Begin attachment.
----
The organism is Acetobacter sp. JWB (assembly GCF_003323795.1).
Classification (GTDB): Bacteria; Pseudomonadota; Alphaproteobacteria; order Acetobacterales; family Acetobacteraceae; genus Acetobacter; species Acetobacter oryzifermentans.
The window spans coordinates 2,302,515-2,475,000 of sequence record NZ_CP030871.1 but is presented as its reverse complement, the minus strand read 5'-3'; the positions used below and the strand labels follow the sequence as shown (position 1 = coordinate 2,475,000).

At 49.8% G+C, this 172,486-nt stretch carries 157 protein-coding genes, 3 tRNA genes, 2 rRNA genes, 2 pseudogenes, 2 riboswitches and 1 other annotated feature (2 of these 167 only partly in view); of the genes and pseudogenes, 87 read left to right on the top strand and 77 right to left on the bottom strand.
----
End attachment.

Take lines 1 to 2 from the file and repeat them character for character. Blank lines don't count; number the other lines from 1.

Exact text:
The organism is Acetobacter sp. JWB (assembly GCF_003323795.1).
Classification (GTDB): Bacteria; Pseudomonadota; Alphaproteobacteria; order Acetobacterales; family Acetobacteraceae; genus Acetobacter; species Acetobacter oryzifermentans.